It was a blistering summer day and I was tired – a bone-aching, muscle-throbbing, head-hanging tired. We had been working on this project for at least three weeks now and it wasn’t going as smoothly as I liked. When I first started in the commercial office furnishings industry, installation of the cubicles was finish work. We typically came in when all the other contractors were done and gone. But then came concurrent engineering, a project management paradigm that took hold in the late 1980s and remains with us to this day.
In concurrent engineering, the final product is produced in tandem instead of in series. What this meant for furniture installers was that whereas in the past we could come into buildings nearly completed with access to helps such as elevators and amenities such as restrooms, we were now moving our freight through windows using boom lifts and having to use the port-a-johns in the sweltering heat. Making this job even more difficult was the product. Standard panel thickness for most cubicle systems was two inches. The product we were working with was three inches thick. This meant less product could fit on our carts and we had to make more frequent trips to and from out staging sites. And it was heavy. Add to that the daily conflicts with other contractors and moving finished product through a construction zone and you get a good picture of the grinding wheel that had worn me down.
As I made my way across the freshly asphalted parking lot (did I mention it was hot? I swear, the blacktop seemed to burn right up through the soles of my boots!), I noticed a penny on the pavement. “I am not,” I said to myself, “bending over to pick up a penny!” I had herniated my L5-S1 disk twice during my furniture career. Bending over was generally on my things-to-avoid list. I kept shuffling towards the van. Fifteen feet from my objective, a silver glint caught my eye. I looked down to discover a dime on the ground. Tired and hurt as I was, a dime was still ten times more than a penny, so I picked it up and put it in my pocket.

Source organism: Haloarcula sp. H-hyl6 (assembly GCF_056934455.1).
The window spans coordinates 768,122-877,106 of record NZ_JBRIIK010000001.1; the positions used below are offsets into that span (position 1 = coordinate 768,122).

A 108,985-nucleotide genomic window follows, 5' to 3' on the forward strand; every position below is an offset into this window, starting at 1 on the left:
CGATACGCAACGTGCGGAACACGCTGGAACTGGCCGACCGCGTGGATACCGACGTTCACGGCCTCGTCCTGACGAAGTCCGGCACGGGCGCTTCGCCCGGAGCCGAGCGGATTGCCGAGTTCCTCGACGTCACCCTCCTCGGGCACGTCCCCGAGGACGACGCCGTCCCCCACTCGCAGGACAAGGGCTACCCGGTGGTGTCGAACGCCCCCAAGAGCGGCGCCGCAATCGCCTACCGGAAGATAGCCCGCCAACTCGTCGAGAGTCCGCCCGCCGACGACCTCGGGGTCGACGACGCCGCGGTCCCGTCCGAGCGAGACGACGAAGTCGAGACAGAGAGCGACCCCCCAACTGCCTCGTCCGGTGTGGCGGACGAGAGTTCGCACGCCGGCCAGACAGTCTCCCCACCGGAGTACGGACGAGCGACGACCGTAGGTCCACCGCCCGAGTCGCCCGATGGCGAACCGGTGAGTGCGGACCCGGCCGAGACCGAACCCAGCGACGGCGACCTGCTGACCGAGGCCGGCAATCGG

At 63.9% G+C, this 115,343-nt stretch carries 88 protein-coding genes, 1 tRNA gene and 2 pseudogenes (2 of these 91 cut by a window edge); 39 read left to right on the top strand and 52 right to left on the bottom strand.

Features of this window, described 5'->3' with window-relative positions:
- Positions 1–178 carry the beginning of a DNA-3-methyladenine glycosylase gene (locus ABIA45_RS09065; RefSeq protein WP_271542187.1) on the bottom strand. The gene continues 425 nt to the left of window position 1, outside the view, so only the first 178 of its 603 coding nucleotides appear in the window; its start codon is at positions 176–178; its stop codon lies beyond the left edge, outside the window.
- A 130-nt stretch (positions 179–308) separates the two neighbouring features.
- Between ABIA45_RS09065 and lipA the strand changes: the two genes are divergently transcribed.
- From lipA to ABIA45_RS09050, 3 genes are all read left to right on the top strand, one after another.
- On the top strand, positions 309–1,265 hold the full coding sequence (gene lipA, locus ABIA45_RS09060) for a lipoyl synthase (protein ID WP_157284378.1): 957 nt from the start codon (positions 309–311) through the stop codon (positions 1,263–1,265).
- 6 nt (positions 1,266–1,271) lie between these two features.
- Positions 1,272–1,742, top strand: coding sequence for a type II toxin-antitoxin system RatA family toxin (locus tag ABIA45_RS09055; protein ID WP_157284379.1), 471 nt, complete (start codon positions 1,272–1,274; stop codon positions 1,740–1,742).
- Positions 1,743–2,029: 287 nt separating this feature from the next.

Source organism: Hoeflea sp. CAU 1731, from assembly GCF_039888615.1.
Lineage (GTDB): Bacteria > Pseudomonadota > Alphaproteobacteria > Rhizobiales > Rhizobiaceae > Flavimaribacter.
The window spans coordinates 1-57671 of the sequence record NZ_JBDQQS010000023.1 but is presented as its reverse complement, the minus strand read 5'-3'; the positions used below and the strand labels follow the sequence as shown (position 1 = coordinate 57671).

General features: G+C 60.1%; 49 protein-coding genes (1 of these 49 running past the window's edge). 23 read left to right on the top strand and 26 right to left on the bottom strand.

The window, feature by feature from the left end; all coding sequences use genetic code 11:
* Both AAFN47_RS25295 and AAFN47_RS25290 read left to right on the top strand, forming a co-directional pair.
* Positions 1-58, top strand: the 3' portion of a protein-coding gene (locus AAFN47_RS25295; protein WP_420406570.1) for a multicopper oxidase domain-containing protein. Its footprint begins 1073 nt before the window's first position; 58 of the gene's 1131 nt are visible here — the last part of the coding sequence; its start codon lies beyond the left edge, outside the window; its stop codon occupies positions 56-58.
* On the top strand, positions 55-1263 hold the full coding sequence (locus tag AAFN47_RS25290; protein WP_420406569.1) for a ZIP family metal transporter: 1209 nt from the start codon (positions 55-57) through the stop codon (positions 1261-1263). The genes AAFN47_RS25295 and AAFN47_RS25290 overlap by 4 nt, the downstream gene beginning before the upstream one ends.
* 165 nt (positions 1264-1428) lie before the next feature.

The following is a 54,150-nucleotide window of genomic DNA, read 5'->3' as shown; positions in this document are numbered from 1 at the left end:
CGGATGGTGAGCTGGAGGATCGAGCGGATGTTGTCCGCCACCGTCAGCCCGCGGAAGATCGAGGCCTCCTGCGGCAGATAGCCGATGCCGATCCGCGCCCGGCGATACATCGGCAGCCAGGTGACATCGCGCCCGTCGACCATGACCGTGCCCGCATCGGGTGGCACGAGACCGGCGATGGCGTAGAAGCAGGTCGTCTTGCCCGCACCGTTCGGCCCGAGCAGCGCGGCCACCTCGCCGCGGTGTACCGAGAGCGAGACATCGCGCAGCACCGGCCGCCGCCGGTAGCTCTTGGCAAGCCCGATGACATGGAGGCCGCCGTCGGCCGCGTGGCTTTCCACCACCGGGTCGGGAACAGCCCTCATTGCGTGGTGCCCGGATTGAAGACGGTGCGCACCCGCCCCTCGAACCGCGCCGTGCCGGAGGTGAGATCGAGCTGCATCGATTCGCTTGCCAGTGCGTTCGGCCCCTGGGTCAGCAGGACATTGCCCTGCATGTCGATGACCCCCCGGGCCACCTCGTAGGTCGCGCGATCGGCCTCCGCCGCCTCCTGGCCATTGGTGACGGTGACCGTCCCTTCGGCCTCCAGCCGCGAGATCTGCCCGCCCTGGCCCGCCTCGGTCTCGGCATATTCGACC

The drive back to the shop was uneventful. I stowed my tools and filled out the day’s paperwork. My labors for the day complete, I headed to my car only to discover that I had low air in one of my tires. Perfect. This was around the time that Exxon had rolled out their “driver human” marketing campaign extolling their service oriented virtues of providing free air and water that cars occasionally need. The tire wasn’t flat, so I drove to the Exxon station on the way home and pulled up to the air pump. Unfortunately, I got there before the corporate memo about taking care of the “driver human” had arrived. Air still cost $0.25.
No problem. I dug through my pockets and retrieved the dime. I scoured the car and put all my coins together. My liquid net worth at that moment added up to a whopping twenty-four cents. That’s right, folks, I was one penny shy of getting air in my tire. At that moment, I felt the Lord say in my heart, “Son, when I give you a penny, don’t turn your nose up at it. I know what you need.” He definitely had my attention. What was I to do? What I usually do when I get in trouble after disregarding a blessing from God: I went looking for my brother to bail me out. He had decided to stop off for a game of pool at a nearby watering hole. I walked over and got a quarter from him. I could always count on Red to get me out of a jamb!
Since that day many years ago, I’ve seen some dramatic financial miracles in my life. There was the time that my wife discovered that someone had anonymously deposited $10,000 into our bank account. (It sat there for at least a week before she realized it. Sure that our balance was just over a thousand dollars, it took a bit for her brain to see the additional zero and realize its implications.) I remember the day that a van dealership rolled up to our house with a full-sized, eight-passenger van with a red bow on the grill. They handed us the invoice stamped “PAID” and an unsigned card that said, “God bless you for all you do!” And I would be remiss not to mention the tens of thousands of dollars in debt that we’ve seen forgiven. But the one I recall most often is that singular penny from heaven.
The Creator of the Universe is in the business of personal attention. He truly does care. And He’s just as willing to help you with your penny ante needs as He is with your seemingly insurmountable challenges. What He reminded me of that day was to be thankful for all His gifts regardless of the size we may attribute to them.